of the year of crisis with a steady hand. she has stuck to her goals in 2012 -- to save the euro and greece without compromising germany's financial stability. >> how alive is the concept of charity? we bring you an example from mexico. >> first, some of the stories making news. japan has a new prime minister, voted in by the lower house of parliament earlier today. his liberal democratic party won by a landslide in polls earlier this month. he has vowed to introduce aggressive monetary policies and says he wants to revise japan's pacifist constitution. >> china has launched the world's longest high-speed rail route. the line between cities is almost 2,900 kilometers long. trains travel an average speed of 300 kilometers per hour, cutting travel time in half to just eight hours. >> floods in malaysia have forced more than 13,000 people to flee their homes. the floods have hit several states of the country's east coast. one woman died after slipping into a swollen river, and forecasters are expecting more rain to fall. >> china's leading producer of rare earth is attempting to shut down some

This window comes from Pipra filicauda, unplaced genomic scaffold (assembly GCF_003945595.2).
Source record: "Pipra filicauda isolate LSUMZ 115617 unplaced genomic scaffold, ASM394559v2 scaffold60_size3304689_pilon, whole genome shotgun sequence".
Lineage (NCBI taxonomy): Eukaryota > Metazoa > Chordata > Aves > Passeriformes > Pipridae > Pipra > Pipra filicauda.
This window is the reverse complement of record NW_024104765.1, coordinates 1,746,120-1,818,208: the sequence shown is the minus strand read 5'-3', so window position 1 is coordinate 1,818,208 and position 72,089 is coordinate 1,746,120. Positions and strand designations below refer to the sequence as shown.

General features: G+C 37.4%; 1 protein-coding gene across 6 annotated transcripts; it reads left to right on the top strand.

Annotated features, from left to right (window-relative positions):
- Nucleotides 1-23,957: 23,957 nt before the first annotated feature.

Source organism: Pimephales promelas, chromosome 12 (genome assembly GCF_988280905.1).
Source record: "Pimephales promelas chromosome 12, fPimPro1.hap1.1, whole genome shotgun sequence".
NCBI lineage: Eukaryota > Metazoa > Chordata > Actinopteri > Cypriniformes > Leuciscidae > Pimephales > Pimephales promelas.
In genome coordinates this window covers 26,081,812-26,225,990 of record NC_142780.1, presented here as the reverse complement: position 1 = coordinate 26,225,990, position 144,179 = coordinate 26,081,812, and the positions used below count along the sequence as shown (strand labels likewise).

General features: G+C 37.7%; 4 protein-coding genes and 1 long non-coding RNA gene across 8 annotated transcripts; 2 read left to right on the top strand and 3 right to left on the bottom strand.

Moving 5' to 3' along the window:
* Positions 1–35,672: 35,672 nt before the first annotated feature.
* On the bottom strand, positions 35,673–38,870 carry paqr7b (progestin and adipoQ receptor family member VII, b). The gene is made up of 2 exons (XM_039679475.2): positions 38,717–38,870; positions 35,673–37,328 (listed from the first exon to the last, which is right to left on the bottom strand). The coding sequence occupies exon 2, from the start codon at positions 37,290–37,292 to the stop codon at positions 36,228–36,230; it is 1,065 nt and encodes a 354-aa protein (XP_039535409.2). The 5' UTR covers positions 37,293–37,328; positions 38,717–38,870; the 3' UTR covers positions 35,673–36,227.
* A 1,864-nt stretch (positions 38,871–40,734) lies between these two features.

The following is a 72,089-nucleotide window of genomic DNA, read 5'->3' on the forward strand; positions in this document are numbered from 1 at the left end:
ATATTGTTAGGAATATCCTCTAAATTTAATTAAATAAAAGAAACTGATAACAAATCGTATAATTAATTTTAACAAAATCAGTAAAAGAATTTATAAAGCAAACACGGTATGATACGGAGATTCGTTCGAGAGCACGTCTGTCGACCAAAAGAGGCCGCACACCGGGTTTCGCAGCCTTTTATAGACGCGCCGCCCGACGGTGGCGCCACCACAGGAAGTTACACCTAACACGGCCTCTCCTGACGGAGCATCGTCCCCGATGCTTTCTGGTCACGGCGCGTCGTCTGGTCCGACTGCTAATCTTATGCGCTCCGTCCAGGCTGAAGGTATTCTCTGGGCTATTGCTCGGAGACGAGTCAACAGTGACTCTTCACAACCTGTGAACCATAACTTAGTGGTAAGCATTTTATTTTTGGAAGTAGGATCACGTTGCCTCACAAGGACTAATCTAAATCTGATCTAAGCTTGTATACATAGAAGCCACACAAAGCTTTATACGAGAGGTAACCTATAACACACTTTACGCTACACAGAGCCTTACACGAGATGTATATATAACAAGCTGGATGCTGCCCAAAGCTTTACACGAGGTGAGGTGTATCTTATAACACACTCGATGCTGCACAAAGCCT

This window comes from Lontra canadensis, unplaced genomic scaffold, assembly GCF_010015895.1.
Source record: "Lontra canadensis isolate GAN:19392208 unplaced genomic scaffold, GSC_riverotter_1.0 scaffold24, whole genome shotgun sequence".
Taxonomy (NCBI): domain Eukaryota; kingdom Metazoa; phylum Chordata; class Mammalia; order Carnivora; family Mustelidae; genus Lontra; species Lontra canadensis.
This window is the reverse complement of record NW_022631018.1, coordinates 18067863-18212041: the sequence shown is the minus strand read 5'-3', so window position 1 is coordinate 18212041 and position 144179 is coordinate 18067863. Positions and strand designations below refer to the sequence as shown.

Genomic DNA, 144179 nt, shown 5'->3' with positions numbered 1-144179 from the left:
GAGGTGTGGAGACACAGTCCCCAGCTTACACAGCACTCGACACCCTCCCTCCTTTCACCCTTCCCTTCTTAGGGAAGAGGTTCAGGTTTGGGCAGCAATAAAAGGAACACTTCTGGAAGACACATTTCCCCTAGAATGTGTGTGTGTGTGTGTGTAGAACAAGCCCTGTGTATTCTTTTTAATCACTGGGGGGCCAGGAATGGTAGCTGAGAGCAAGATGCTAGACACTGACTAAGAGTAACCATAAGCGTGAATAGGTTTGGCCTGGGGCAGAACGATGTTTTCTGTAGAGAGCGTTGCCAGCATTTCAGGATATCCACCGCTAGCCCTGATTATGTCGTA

, portugal, certainly greece. so you have those economic woes. the euro is not going to thrive and it may survive thanks to the ecb, but you're not going to get that economy to thrive, and the fiscal union ask those are very slow going and though they may be moving quickly by european standards and i've been given the magnitude of the problem going very slowly. >> how should people be thinking about this? the average american, and they've been hearing about it for so long and they're not sure it will affect their pocketbook. do you think they will? >> and there's this incredible chance that greece will leave and the dominos will begin to fall. i think that's unluikely to happen as long as the ecb is willing to support that currency, but will it thrive? will those economies boom? i don't think so, i think it will be another year of recession and you will find individual opportunities and the stock picker's market and far as it's a strong growth, they're not there yet. >> thanks so much for joining us. good to see you tonight. >> you heard piers morgan talk about it with larry last week. af